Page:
The US State Department recently hosted the second Ministerial to Advance Religious Freedom. Bringing together more than 1,000 civil society and religious leaders and 100 foreign delegations consisting of ministers, ambassadors and policy-makers, this was the largest ever religious freedom gathering in the world, and the biggest human rights event ever to take place at the State Department in Washington, DC.
The Ministerial was timely, coming just a week after Britain’s Foreign Secretary released the report of the independent inquiry into the persecution of Christians. On the day of the Ministerial, Pew released its annual report which found that 52 governments, including some in populous countries such as China, Indonesia and Russia, impose either “high” or “very high” levels of restrictions on religion. This was up from 40 in 2007. The number of countries where people are experiencing the highest levels of social hostilities involving religion has risen from 39 to 56 over the course of the study.
Yet amid these high-level government initiatives which provide a welcome spotlight on religious persecution around the world, a bishop from Burkina Faso raised a difficult but important point. Speaking to Aid to the Church in Need, Bishop Laurent Birfuoré Dabiré of Dori drew attention to the flow of weapons which jihadist groups use to target Christians in the north of the country. “If the world continues to do nothing, the result will be the elimination of the Christian presence in this area and quite possibly in future from the entire country.”
Pleading with governments to intervene to stop the supply of arms, Bishop Dabiré said: “The weapons they are using were not made here in Africa. They have rifles, machine guns and so much ammunition, more than the Burkina Faso army has at its disposal. When they come to the villages, they shoot for hours.”
He then raised a crucial question: “Who is supplying them with these resources? If they were not getting this support from outside, they would have to stop. That’s why I’m appealing to the international authorities.”
Many Christians have already been driven out by ISIS in the Middle East. They have also faced severe persecution across Africa, particularly in northern Nigeria, Sudan and Eritrea, and throughout Asia, from North Korea and China through to Pakistan, India, Sri Lanka, Indonesia and Burma, and in parts of Latin America.
In many parts of the world, Christians are persecuted by governments using repressive laws and regulations, combined with torture and imprisonment. But Christians are also targeted in some countries by both national armies and non-state armed groups, by extremists and militias with the force of arms.
Unless the flow of arms is stopped, no amount of inspiring speeches and international summits on religious freedom will change matters. That is not in any way to disparage the recent Ministerial, or Britain’s persecution report – both of which are extremely welcome in offering long overdue attention to one of the world’s most grave human rights crises. But they must be accompanied by practical measures.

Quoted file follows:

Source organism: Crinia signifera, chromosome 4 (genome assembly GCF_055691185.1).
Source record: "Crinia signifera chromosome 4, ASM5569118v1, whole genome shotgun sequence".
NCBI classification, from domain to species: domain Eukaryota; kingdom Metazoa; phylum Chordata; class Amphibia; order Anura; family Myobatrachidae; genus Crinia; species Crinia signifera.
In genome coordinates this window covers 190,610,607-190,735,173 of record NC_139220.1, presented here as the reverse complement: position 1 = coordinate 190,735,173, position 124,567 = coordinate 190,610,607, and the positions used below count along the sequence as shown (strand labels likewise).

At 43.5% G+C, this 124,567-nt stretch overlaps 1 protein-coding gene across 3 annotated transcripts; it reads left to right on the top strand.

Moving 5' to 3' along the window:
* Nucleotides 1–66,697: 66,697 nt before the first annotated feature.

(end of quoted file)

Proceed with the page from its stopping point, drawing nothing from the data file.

Two years ago Pope Francis said that it is hypocritical to speak of peace while fueling the arms trade which, he said, only serves the “merchants of death”. The Pope told his Worldwide Prayer Network in a video message that “it’s an absurd contradiction to speak of peace, to negotiate peace, and at the same time, to promote or allow the arms trade”.
The Church does teach in the Compendium of the Social Doctrine of the Church that while “a war of aggression is intrinsically immoral”, a state that has been attacked has “the right and duty to organise a defence even using the force of arms”. Drawing on Just War theory, it also teaches that there is “the duty to protect and help innocent victims who are not able to defend themselves from acts of aggression”. But the targeting of civilians in war, resulting in their displacement and sometimes brutal massacre, is an appalling crime.
While it may be unrealistic to expect the “elimination of arms trade”, as the Pope called for two years ago, there is surely a strong case for preventing arms reaching the wrong hands. Democracies should restrict their arms sales to those countries which share democratic values, the rule of law, respect for human rights and the protection of religious freedom. This would help to ensure that arms are sold only to those states that use them for their own justifiable defence or to defend those who are vulnerable, instead of in wars of aggression and repression aimed at eliminating particular religious or ethnic groups.
The Stockholm International Peace Research Institute reports that the commercial arms trade is at its highest level since the end of the Cold War. The US, which is leading the way in championing religious freedom, also produces more than half of the world’s weapons. If the inspiring messages sent out from the recent Ministerial are to mean anything, the US and its allies, including Britain, must take the lead in stopping the flow of arms to those who use them to persecute Christians and other religious minorities. They should heed Bishop Dabiré’s words: “Whoever has the power to do so, may they put a stop to all this violence.”